I still don't care for air travel and on the way over, by the time we landed I felt like I was about to come out of my skin. We flew from here to Newark, and Newark to Milan. We can't afford to fly business class (which I think is what used to be called first class) where you can recline your seat, get all kinds of great food and drink, and essentially go to bed, but we forked over a few more dollars for "premium economy" which put us closer to the front of the plane and gave us a little more legroom. I think it helped a little.
On the return trip, I flew home from Vienna and Wife flew from Vienna to London where she met Younger Son and they spent a week in England and Ireland. They flew home together from Dublin to Chicago, where Wife caught a plane back to Nashville. My flight home, although longer (ten hours, vs about 7.5 for the flight over), was more tolerable. I did the premium economy thing again and was also on an exit row.
It certainly helps that the airlines have those little screens on the backs of the seats so you can watch movies or even some TV shows. It's just the confined space for such a long period of time that gets to me.
But here's the thing: the destination makes it all worth it. I told Wife I was going to have a better attitude about it next time, and I will.
From Milan, we took a train to the Cinque Terre, which is a group of five villages on the northern Italian coast and is a national park. It was simply charming and we loved our time there. From there we went to Venice, where we met our Arkansas friends. Venice has to be one of the most interesting cities I've ever visited. I knew it was on the water but I guess I had never understood that it is ON THE WATER and the only way to get anywhere while you are there is by foot or by boat. People who live there don't have cars. They have boats if they have anything at all.
From Venice we went to Florence, which Wife and I had visited in 2009 when we did our Mediterranean cruise. We had a beautiful Airbnb apartment just a couple of blocks from the Duomo, the beautiful cathedral there that is probably the main landmark of the city.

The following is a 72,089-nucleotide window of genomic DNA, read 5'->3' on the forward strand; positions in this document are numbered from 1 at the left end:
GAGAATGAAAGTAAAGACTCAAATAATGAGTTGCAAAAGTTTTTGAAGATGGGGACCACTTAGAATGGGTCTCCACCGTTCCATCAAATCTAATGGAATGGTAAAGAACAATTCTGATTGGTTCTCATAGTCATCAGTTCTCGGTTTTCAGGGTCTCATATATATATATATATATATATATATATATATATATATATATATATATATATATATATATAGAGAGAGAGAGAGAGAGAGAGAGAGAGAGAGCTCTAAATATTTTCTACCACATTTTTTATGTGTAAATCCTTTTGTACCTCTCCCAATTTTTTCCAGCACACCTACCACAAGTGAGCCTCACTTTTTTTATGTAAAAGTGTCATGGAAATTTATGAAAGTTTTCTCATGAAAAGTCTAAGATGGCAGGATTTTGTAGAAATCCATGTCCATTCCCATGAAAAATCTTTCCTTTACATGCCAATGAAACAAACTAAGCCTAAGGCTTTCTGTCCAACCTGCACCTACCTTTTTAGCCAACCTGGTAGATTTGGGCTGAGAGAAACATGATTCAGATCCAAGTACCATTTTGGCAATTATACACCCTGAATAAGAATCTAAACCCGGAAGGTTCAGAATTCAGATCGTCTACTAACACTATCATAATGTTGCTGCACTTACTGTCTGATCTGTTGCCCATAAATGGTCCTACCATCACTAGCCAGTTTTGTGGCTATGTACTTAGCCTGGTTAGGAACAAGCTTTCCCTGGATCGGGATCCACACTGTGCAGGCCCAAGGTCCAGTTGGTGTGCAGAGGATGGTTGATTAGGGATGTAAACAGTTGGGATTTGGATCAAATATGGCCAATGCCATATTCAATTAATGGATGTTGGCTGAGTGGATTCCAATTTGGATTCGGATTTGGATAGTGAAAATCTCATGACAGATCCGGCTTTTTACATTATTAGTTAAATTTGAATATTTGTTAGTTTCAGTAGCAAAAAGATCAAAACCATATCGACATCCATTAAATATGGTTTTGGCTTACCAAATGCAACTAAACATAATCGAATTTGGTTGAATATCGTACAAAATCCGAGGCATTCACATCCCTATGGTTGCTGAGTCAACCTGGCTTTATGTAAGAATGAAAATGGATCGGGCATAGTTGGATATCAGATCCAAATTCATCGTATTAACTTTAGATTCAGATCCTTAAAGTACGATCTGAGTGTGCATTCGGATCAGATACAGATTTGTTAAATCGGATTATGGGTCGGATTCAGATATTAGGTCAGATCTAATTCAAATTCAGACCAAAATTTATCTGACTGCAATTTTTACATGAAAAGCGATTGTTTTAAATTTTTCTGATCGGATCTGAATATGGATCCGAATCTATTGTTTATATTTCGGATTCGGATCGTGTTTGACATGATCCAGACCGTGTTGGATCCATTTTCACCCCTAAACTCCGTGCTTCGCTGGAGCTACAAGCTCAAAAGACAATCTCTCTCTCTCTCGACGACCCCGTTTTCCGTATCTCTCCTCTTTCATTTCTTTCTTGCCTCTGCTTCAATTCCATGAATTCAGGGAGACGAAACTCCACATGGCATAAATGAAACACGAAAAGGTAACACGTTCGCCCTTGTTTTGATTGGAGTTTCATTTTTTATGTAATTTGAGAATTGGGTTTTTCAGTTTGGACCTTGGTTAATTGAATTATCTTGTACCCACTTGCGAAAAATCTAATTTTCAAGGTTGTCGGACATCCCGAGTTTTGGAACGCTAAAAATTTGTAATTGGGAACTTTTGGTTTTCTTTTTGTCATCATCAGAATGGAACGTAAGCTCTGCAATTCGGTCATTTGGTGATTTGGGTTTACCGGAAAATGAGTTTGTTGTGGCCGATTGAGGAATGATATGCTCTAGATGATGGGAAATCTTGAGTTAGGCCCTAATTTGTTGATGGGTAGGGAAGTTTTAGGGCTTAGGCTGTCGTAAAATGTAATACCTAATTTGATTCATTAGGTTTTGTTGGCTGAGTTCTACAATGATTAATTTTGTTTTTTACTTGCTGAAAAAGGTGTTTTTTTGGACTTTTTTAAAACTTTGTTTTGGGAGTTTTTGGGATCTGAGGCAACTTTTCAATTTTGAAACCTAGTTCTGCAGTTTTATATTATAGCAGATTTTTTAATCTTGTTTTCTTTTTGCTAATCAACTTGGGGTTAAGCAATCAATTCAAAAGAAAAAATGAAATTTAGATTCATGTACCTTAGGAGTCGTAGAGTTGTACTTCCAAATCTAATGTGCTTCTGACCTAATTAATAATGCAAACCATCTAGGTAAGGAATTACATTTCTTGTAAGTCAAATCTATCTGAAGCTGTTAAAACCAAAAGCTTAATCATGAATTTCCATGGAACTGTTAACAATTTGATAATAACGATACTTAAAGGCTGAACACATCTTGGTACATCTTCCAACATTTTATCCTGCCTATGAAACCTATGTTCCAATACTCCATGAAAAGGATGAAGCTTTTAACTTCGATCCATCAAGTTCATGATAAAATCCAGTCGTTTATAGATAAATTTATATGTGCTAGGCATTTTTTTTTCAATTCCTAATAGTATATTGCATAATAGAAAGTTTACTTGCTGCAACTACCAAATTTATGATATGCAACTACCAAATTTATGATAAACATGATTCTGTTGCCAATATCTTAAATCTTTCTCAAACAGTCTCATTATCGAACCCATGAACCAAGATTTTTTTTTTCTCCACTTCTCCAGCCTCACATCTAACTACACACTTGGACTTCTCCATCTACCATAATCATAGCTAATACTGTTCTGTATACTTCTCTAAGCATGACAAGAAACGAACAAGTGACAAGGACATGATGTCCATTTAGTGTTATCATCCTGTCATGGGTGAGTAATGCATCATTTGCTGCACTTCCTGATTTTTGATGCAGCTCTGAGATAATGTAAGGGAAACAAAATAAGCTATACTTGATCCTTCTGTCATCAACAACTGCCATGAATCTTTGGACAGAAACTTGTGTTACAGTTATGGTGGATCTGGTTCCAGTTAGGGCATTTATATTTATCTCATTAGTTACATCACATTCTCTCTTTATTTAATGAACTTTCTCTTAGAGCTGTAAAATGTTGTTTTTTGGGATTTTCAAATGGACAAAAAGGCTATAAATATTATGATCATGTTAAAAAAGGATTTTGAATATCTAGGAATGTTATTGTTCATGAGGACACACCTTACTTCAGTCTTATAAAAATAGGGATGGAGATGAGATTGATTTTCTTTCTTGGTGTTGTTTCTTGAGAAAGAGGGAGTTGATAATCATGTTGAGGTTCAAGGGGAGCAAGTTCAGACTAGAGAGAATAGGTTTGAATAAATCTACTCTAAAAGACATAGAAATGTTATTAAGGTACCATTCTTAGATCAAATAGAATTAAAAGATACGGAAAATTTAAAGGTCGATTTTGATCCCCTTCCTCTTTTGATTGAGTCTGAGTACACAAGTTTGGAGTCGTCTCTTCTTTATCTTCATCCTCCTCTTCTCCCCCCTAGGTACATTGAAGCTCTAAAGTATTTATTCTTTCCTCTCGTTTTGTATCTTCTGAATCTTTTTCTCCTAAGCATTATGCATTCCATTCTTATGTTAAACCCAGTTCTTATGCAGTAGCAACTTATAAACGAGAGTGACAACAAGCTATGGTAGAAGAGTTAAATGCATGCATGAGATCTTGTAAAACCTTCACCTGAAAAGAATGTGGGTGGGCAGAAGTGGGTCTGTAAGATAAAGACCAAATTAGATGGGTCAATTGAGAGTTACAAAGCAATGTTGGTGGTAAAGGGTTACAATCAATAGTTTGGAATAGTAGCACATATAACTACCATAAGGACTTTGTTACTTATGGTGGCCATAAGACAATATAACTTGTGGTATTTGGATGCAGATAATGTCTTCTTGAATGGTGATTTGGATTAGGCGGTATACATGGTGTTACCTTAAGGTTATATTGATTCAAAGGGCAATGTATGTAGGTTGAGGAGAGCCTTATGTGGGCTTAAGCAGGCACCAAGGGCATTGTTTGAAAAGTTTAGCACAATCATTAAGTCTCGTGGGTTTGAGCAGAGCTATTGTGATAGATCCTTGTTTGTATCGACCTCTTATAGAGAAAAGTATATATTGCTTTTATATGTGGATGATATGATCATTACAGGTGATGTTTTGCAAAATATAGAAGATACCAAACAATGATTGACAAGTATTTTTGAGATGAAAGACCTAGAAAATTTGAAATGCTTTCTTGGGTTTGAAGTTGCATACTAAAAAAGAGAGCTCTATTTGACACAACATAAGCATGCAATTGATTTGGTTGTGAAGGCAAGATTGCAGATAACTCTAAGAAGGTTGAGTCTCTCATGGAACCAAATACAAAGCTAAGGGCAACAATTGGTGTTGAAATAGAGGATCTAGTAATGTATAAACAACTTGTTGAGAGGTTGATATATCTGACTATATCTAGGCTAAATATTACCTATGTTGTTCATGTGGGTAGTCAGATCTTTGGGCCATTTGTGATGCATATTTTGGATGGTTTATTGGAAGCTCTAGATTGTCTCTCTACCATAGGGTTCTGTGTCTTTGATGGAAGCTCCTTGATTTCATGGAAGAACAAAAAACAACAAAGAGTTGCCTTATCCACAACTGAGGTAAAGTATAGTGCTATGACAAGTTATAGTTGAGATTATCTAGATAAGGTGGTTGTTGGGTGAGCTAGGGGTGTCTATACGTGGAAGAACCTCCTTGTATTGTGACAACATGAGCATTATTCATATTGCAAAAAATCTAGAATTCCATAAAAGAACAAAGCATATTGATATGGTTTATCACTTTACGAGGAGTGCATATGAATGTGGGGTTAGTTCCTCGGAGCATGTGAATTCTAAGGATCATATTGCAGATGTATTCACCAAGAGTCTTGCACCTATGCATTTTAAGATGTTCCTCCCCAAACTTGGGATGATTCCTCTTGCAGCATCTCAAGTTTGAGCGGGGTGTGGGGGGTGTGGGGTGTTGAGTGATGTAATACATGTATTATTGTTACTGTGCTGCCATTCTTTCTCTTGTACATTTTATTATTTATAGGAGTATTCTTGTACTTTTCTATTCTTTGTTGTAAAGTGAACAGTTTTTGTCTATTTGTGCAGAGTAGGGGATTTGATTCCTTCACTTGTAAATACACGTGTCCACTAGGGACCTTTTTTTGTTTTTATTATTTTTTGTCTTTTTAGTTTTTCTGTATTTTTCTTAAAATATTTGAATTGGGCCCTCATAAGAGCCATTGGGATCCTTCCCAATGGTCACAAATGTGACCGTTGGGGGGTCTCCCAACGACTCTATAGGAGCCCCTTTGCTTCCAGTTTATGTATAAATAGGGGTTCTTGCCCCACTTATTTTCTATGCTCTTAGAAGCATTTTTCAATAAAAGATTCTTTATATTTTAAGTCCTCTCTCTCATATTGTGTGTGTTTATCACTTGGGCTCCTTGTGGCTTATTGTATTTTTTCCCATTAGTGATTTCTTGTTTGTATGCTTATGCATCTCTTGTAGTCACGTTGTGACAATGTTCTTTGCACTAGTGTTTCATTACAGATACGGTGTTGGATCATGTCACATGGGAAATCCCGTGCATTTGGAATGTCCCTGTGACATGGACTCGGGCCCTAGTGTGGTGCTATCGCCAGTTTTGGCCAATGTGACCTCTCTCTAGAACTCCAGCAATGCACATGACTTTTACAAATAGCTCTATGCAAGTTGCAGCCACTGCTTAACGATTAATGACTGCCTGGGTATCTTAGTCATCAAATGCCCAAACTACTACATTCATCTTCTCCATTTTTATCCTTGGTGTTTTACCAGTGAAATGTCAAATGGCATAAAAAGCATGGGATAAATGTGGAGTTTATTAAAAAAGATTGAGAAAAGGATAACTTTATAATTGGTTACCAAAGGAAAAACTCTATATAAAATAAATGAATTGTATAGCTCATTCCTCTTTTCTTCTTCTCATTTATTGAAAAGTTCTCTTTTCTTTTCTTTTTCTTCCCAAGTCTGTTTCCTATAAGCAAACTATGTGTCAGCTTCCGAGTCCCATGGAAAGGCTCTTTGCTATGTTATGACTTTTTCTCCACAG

We left Florence on Good Friday and went to what would be my favorite part of the trip -- the Tuscan region of Italy. We stayed in a B&B owned by two American guys who lived in Arkansas for a number of years, one of whom our friend Mike, who we were traveling with, knew. They were incredible hosts and their place was lovely, as were the people in the little town where they live. We spent Easter weekend there and enjoyed seeing the quaint villages in their area.
We left them on a Monday morning (Easter Monday, a holiday in Italy) and went to Lake Como. There we had our only bad weather of the trip. It rained off and on most of the two days we were there, but we made the most of it. In fact, the low clouds over the lake and mountains created a unique kind of beauty in itself. Some of the best food we had was during this part of the trip.
We took a train back to Milan from Lake Como and parted company with our friends who we had been with for a week. They went south to Rome and the Amalfi Coast, while Wife and I went north to Austria.
Our first Austrian stop was Salzburg, where much of "The Sound of Music" was filmed, and on which Salzburg has definitely capitalized. We did a cheesy Sound of Music tour and loved every minute of it. After a couple of days in Salzburg we went to the tiny and beautiful village of Hallstatt, where we spent one night, and from Hallstatt we went to Vienna and I flew home from there.
I came home on Day 16, but Wife extended another week to fully celebrate her recent retirement.
Our main mode of transportation, which I described in my column I linked in my last post, were the trains. While not intuitive, we eventually figured them out and we had a lot of fun on them.
I have not even scratched the surface of the things we did, but as I said earlier, it was even better than I expected. I loved the beauty and I loved meeting people -- both locals and fellow travelers. I enjoyed the food and drink. As I wrote in my column, the wine was so light and festive, I could let it get out of hand before I knew it (but I didn't, most of the time). The beer wasn't bad either.
I am again indebted again to Wife, who takes the time to plan these incredible trips for us. She studies guidebooks and websites to get the best possible deals for us, and enables us to truly have the maximum experience, with just enough sightseeing and relaxation. If you ever want travel trips, send me an email and I'll put her in touch with you.
Pictures are below.
|The Cinque Terre|
|From our room on the Grand Canal in Venice|
|St. Mark's Cathedral in St. Mark's Square in Venice|
|In our B&B in Tuscany|
|Sound of Music Tour in Salzburg|
"The Hills are Alive"
|Another refreshing Austrian beer|